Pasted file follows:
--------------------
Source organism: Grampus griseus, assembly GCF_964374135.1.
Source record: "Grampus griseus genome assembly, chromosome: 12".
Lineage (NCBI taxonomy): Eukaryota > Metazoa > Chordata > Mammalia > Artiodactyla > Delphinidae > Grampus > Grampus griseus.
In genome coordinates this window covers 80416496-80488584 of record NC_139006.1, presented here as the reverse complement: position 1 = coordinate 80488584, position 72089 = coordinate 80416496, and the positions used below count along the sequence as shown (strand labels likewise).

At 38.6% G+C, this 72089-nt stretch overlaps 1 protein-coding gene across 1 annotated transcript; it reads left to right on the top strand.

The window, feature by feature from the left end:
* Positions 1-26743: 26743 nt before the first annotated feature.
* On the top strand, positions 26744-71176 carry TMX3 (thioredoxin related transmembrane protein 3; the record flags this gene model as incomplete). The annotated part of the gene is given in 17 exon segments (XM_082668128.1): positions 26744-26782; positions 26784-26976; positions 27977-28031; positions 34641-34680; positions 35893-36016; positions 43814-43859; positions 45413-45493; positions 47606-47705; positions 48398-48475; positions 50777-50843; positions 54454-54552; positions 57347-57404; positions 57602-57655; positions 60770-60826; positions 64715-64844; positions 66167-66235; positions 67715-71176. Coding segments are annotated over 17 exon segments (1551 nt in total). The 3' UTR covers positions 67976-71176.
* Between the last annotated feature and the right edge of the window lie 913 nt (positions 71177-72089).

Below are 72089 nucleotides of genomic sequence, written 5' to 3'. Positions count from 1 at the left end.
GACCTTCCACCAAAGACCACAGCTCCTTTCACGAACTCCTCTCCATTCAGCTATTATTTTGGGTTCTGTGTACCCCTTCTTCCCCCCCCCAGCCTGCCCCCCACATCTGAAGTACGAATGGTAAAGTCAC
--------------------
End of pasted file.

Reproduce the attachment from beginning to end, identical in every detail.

Source organism: Grampus griseus, assembly GCF_964374135.1.
Source record: "Grampus griseus genome assembly, chromosome: 12".
Lineage (NCBI taxonomy): Eukaryota > Metazoa > Chordata > Mammalia > Artiodactyla > Delphinidae > Grampus > Grampus griseus.
In genome coordinates this window covers 80416496-80488584 of record NC_139006.1, presented here as the reverse complement: position 1 = coordinate 80488584, position 72089 = coordinate 80416496, and the positions used below count along the sequence as shown (strand labels likewise).

At 38.6% G+C, this 72089-nt stretch overlaps 1 protein-coding gene across 1 annotated transcript; it reads left to right on the top strand.

The window, feature by feature from the left end:
* Positions 1-26743: 26743 nt before the first annotated feature.
* On the top strand, positions 26744-71176 carry TMX3 (thioredoxin related transmembrane protein 3; the record flags this gene model as incomplete). The annotated part of the gene is given in 17 exon segments (XM_082668128.1): positions 26744-26782; positions 26784-26976; positions 27977-28031; positions 34641-34680; positions 35893-36016; positions 43814-43859; positions 45413-45493; positions 47606-47705; positions 48398-48475; positions 50777-50843; positions 54454-54552; positions 57347-57404; positions 57602-57655; positions 60770-60826; positions 64715-64844; positions 66167-66235; positions 67715-71176. Coding segments are annotated over 17 exon segments (1551 nt in total). The 3' UTR covers positions 67976-71176.
* Between the last annotated feature and the right edge of the window lie 913 nt (positions 71177-72089).

Below are 72089 nucleotides of genomic sequence, written 5' to 3'. Positions count from 1 at the left end.
GACCTTCCACCAAAGACCACAGCTCCTTTCACGAACTCCTCTCCATTCAGCTATTATTTTGGGTTCTGTGTACCCCTTCTTCCCCCCCCCAGCCTGCCCCCCACATCTGAAGTACGAATGGTAAAGTCAC